Long-Term Follow-Up Data on Sustained Immunogenicity, Safety for 9-Valent Human Papillomavirus Vaccine
The 9-Valent Human Papillomavirus Vaccine (9vHPV) demonstrated sustained immunogenicity and effectiveness through ∼10 years after the third dose of 9vHPV vaccination of boys and girls aged 9 to 15 years.1 In this Q&A, Elmar A. Joura, MD, answers questions about the long-term follow-up data and the importance of vaccination to prevent against HPV-related cancers and diseases later in life.
Dr Joura is an Associate Professor of Gynecology and the head of Colposcopy and Vulvar Services in the Department of Obstetrics and Gynecology and the Comprehensive Cancer Center at the Medical University of Vienna in Austria.
Consultant360: Please provide an overview of the long-term follow-up data on sustained immunogenicity and safety for the 9-valent human papillomavirus (9vHPV) vaccine.1
Elmar Joura, MD: The long-term follow-up (LTFU) data on sustained immunogenicity and safety for the 9vHPV vaccine showed no cases of human papillomavirus (HPV)-related high-grade disease, cancers, or genital warts through 10 years post-vaccination for boys and girls aged 9 to 15 years. Data showed sustained HPV antibody responses at ~10 years after the third dose in boys and girls. Most participants remained seropositive for each vaccine-targeted HPV type through the end of the study period. No 9vHPV vaccine-related serious adverse events (SAEs) were reported during the LTFU study.
C360: What are the objectives of the study? And why are they important to the study?
EJ: This LTFU study was an extension of the Phase 3 immunogenicity study for the 9vHPV vaccine in boys and girls aged 9 to 15 years. There were 1272 participants (971 girls, 301 boys) enrolled in the LTFU study. Analysis of the per-protocol population included 872 girls and 262 boys who completed the 9vHPV vaccination series within one year and had not initiated sexual activity before receiving the third dose of 9vHPV. The primary objective of the study was to evaluate anti-HPV 6, 11, 16, 18, 31, 33, 45, 52, and 58 antibody responses through 10 years post-final dose of the 9vHPV vaccine. The secondary objective of the study was to estimate the long-term incidence of the composite endpoint of HPV 6, 11, 16, 18, 31, 33, 45, 52, and 58-related persistent infection and disease.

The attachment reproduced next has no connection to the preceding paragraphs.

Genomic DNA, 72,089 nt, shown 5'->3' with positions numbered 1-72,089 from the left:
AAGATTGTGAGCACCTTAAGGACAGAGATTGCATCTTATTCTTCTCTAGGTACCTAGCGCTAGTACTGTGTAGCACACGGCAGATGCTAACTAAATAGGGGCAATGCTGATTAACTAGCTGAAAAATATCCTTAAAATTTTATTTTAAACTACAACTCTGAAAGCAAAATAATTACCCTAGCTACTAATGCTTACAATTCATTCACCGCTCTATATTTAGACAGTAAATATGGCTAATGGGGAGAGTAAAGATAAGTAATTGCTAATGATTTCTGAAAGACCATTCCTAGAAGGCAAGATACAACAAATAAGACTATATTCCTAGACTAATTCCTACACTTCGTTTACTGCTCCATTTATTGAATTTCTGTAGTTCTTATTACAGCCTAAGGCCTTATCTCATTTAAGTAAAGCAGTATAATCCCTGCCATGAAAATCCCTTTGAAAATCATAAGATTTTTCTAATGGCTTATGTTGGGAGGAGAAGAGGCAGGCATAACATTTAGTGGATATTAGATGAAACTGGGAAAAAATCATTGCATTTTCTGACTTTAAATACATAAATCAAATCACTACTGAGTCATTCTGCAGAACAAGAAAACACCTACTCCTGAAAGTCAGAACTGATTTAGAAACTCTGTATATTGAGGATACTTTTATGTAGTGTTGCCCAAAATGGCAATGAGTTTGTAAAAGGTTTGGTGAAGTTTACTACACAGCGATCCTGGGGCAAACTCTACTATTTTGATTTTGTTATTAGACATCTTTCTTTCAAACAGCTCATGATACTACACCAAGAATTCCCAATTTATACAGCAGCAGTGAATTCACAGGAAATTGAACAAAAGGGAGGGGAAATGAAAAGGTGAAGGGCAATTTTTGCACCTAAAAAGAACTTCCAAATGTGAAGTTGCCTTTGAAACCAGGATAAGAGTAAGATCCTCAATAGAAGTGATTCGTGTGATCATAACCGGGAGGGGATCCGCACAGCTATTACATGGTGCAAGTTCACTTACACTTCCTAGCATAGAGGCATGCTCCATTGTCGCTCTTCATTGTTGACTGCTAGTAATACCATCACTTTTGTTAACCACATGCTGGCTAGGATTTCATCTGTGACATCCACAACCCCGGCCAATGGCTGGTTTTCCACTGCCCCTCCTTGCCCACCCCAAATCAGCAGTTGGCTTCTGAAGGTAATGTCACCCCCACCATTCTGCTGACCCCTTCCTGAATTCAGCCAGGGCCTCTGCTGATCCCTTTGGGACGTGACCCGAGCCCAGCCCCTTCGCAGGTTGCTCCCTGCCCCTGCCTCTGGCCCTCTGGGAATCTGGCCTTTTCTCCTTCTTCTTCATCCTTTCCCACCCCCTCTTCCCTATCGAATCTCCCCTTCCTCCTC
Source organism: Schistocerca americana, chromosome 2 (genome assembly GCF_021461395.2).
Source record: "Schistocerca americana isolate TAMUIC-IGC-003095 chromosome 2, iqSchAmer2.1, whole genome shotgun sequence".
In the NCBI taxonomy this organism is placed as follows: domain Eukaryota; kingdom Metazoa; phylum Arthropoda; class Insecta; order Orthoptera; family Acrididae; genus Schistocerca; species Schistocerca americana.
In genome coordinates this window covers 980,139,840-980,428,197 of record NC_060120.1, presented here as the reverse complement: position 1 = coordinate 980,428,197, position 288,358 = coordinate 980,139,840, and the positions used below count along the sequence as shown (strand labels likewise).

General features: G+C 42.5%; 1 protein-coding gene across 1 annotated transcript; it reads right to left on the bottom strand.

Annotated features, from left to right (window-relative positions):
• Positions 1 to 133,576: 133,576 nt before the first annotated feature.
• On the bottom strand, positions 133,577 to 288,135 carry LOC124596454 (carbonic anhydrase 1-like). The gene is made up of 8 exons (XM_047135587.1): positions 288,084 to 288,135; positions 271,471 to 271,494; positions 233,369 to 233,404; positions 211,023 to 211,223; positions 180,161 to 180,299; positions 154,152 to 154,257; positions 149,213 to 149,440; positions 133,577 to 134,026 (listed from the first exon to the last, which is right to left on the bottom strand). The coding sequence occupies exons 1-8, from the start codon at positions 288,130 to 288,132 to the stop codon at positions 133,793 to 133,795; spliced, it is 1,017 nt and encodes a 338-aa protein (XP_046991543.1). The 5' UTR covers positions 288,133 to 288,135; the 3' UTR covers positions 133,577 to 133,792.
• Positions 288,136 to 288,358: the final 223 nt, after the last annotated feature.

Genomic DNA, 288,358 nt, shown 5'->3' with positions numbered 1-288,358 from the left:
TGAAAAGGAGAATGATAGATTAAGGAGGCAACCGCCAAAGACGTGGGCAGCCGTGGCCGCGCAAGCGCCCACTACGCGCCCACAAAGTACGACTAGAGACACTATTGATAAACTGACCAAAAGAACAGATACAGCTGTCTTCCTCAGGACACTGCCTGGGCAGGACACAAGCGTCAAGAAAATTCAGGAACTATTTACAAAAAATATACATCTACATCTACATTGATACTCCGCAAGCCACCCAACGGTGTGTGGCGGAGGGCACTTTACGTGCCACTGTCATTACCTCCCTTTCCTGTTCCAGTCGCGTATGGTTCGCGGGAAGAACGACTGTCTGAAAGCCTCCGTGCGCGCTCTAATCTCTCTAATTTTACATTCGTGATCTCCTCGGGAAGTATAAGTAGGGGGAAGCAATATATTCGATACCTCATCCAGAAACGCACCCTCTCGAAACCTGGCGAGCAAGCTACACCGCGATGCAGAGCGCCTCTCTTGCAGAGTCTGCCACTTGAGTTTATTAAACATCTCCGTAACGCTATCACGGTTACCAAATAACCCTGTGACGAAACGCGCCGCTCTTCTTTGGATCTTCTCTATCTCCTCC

Safety assessments during the LTFU study included reporting of all vaccine-related SAEs and deaths.
C360: For whom is the 9vHPV vaccine indicated?
In the United States, the 9vHPV vaccine is indicated for use in females 9 through 45 years of age for the prevention of cervical, vulvar, vaginal, anal, oropharyngeal, and other head and neck cancers caused by HPV Types 16, 18, 31, 33, 45, 52, and 58; cervical, vulvar, vaginal, and anal precancerous or dysplastic lesions caused by HPV Types 6, 11, 16, 18, 31, 33, 45, 52, and 58; and genital warts caused by HPV Types 6 and 11.
This vaccine is also indicated for use in males 9 through 45 years of age for the prevention of anal, oropharyngeal, and other head and neck cancers caused by HPV Types 16, 18, 31, 33, 45, 52, and 58; anal precancerous or dysplastic lesions caused by HPV Types 6, 11, 16, 18, 31, 33, 45, 52, and 58; and genital warts caused by HPV Types 6 and 11.
The oropharyngeal and head and neck cancer indication is approved under accelerated approval based on its effectiveness in preventing HPV-related anogenital disease. Continued approval for this indication may be contingent upon verification and description of clinical benefit in a confirmatory trial. The confirmatory trial is ongoing.
The 9vHPV vaccine is contraindicated in individuals with hypersensitivity, including severe allergic reactions to yeast or after a previous dose of the vaccine or HPV quadrivalent types 6, 11, 16, and 18 vaccine, recombinant).